Oct. 1, 2012; Phoenix, AZ, USA: Phoenix Suns forward Wesley Johnson poses for a portrait during media day at the US Airways Center. Mandatory Credit: Mark J. Rebilas-US PRESSWIRE

How Good Can Wesley Johnson Be?

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Apr 12, 2012; Minneapolis, MN, USA: Minnesota Timberwolves forward Wesley Johnson (4) goes up for a shot in the second half against the Los Angeles Clippers at Target Center. The Clippers won 95-82. Mandatory Credit: Jesse Johnson-US PRESSWIRE

Wesley Johnson has been raising eye brows all throughout the Suns training camp at San Diego this past week. Johnson came into the league with huge expectations as the Minnesota Timberwolves drafted Johnson ahead of guys like DeMarcus Cousins, Paul George, Gordon Hayward and Greg Monroe. After Johnson arrived in Minnesota, it was clear that he wasn’t ready to play in the NBA; which is why he ultimately wound up in Phoenix.

Suns head coach Alvin Gentry has been known to be a player’s coach, often getting the most out of his young players, and he’s certainly has had an effect on Wesley Johnson. So assuming this change of scenery from Minnesota to Phoenix can have the same effect on Johnson game as a change from Iowa State to Syracuse in his college days, the Suns might just have themselves a steal. Well, this may bring up the question, just how good can Wesley Johnson be?

As of right now Johnson certainly has the physical attributes to being a high caliber player in this league, he’s got long arms, great defensive instincts, and high level athleticism which has already allowed Johnson to become a good defender in league. What Johnson has to build on now is his offensive play.

Wesley Johnson has attempted 126 free throws in his two years in the NBA; Kevin Durant has MADE 133 free throws in last year’s playoffs. Much like Shannon Brown, Johnson’s shaky handle and his complacency to just stand out on the perimeter has been hindered his game, even back at Syracuse he only averaged 4.1 free throw attempts a game. Johnson may not have the handles to get himself to the rim on a consistent basis but he can make up for that by cutting hard to the basket, fighting for offensive rebounds, and posting up smaller guards every chance he gets.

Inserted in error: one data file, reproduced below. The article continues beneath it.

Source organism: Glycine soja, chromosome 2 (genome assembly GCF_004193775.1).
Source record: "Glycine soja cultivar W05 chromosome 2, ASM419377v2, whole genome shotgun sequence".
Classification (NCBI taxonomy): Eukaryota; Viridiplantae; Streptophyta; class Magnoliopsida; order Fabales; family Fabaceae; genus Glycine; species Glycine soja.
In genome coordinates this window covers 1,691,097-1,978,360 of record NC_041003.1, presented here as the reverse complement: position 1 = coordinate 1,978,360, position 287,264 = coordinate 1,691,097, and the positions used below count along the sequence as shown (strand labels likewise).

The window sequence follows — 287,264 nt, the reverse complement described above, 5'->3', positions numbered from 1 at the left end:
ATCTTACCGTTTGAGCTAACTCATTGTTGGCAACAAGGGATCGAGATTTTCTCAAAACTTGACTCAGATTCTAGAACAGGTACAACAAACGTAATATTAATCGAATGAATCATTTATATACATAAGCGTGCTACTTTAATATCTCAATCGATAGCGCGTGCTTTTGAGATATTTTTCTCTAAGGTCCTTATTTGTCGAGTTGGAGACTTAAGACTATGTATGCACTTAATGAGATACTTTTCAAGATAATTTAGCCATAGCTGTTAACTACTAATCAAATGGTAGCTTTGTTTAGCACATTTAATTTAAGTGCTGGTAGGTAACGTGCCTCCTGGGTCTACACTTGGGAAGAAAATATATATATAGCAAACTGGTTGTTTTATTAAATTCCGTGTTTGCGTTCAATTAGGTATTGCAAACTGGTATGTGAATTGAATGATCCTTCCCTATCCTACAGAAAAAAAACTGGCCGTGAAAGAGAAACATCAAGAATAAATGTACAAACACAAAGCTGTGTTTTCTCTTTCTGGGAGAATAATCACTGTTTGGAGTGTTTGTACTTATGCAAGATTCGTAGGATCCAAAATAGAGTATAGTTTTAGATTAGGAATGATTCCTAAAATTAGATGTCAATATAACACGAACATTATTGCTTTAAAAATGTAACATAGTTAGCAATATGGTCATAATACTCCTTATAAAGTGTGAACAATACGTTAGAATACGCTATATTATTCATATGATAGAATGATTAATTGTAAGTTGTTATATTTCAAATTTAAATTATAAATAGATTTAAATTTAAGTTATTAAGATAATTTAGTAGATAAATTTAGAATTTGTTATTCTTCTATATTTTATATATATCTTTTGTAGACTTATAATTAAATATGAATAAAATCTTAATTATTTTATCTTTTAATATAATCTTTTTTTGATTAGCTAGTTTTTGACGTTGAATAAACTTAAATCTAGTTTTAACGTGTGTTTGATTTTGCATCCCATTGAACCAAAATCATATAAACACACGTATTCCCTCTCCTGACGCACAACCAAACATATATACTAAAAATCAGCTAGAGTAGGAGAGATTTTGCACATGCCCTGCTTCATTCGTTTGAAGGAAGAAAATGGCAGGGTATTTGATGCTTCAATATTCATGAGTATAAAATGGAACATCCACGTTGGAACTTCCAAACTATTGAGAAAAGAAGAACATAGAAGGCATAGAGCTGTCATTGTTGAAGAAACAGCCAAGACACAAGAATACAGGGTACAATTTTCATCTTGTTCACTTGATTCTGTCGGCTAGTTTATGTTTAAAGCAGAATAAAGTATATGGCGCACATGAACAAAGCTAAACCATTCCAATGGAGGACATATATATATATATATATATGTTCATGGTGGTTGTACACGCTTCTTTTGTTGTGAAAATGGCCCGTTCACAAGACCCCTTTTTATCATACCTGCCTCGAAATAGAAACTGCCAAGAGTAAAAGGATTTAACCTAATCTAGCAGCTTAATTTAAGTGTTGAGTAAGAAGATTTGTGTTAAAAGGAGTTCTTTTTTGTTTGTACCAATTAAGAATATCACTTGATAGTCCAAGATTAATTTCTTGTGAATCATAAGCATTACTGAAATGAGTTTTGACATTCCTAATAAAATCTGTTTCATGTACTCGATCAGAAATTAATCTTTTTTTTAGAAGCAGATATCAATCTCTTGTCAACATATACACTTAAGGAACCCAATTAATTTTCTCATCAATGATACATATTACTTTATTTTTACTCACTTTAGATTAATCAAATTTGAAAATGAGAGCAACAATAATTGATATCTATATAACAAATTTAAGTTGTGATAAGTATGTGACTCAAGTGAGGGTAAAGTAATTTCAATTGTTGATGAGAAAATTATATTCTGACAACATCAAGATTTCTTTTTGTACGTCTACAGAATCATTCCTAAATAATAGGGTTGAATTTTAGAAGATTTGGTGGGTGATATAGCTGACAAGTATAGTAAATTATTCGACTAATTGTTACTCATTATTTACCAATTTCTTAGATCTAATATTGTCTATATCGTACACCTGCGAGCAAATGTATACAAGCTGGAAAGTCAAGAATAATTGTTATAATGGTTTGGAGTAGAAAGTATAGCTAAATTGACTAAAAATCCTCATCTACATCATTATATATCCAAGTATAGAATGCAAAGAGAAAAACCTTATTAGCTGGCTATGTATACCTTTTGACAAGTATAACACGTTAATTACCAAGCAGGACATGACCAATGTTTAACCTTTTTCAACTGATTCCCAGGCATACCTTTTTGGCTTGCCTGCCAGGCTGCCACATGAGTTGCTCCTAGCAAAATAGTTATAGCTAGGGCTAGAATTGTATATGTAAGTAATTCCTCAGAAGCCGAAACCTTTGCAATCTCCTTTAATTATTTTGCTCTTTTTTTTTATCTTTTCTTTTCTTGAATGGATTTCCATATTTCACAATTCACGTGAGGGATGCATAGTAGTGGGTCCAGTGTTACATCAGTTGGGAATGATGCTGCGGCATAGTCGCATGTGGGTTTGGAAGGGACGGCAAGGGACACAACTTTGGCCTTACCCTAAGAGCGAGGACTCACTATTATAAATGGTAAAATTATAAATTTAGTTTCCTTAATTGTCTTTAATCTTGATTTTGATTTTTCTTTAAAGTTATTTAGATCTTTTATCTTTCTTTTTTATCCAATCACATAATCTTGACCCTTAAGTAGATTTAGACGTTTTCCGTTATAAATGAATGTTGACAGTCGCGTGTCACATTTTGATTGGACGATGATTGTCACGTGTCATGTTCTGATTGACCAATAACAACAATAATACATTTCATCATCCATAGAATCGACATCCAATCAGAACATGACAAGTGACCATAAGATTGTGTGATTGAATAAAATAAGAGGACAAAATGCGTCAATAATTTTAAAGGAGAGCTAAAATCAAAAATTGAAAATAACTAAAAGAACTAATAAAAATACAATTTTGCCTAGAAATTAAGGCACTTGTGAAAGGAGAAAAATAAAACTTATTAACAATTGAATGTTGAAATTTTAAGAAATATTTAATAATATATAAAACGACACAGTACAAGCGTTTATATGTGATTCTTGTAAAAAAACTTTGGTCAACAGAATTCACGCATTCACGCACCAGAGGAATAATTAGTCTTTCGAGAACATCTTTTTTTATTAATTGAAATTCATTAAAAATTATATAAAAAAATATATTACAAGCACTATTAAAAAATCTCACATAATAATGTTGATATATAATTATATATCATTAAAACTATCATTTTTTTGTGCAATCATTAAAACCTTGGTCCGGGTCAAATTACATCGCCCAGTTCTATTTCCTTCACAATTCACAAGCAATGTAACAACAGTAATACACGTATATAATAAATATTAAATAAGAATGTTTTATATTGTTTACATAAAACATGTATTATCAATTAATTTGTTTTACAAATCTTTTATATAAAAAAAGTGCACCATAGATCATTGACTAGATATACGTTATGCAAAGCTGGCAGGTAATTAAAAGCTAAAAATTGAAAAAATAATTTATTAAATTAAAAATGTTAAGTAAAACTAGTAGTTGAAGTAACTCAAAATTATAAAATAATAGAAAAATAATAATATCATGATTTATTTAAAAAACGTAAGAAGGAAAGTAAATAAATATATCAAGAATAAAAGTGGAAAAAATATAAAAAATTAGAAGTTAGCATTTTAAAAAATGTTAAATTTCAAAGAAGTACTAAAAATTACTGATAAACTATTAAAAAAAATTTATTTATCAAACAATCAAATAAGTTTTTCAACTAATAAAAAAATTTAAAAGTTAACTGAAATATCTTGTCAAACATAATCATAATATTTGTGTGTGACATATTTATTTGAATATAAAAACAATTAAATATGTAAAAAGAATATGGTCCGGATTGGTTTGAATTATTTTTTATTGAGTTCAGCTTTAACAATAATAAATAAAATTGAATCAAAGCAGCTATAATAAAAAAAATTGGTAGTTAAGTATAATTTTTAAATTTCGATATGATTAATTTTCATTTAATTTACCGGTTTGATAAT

Johnson shot 36% from downtown as a rookie, a solid number by all means given he averaged about 4 long ball attempts a game. Unfortunately he wasn’t able to build on that as his 3 point% fell to 31% last season which I think was caused more so by the lockout than his shooting ability. Johnson needs to get his shooting numbers back to where it was two seasons ago, and build on that. Should he become a solid defender who can knock down 3s, that will keep him in the league for a long long time.

Johnson also needs to get back to that rebounding machine that he was in college. Johnson averaged 8.5 rebounds a game during his final college season at Syracuse but that hasn’t translated to the NBA. Johnson has averaged 4.6 & 4.8 rebounds per 40 minutes throughout his first two seasons, that number doesn’t necessarily has to get as high as his college numbers but it needs to get better; someone with his size, length and athletic ability should be getting more rebounds.

Oct. 1, 2012; Phoenix, AZ, USA: Phoenix Suns forward Wesley Johnson poses for a portrait during media day at the US Airways Center. Mandatory Credit: Mark J. Rebilas-US PRESSWIRE

Bottom line, Johnson has a lot to work on, and unfortunately he doesn’t exactly have a ton of time to do it. Don’t buy into the myth that he showed flashes of brilliance back in Minnesota, he did a little bit in his rookie season but he didn’t score 20 points even once last season. The best that Johnson can be at this point is an old Grant Hill, a good defender who can knock down shots, and can rebound here and there. That’s a huge compliment at this point, saying that he can be an old Grant Hill, because Hill is still playing at the age of 40 and is playing at a high level. It’s a shame Grant Hill didn’t stay in Phoenix because he would’ve been the perfect mentor for Johnson.

Wesley Johnson is already 25 years old. Most NBA players hit their prime by that age. It’s not often that a player and take a huge step forward as a player in their late 20s, it’s so rare in fact, I can’t think of another player other than Steve Nash who has done so recently. Not by any means am I saying Johnson won’t ever reach his full potential, because crazier things have happened but personally I won’t be putting all cookies in that jar. Johnson is in the perfect position to succeed, should he fail to have a break-out year this season he’ll be playing somewhere else next season as the Suns will most likely decline to pick his option after this season.

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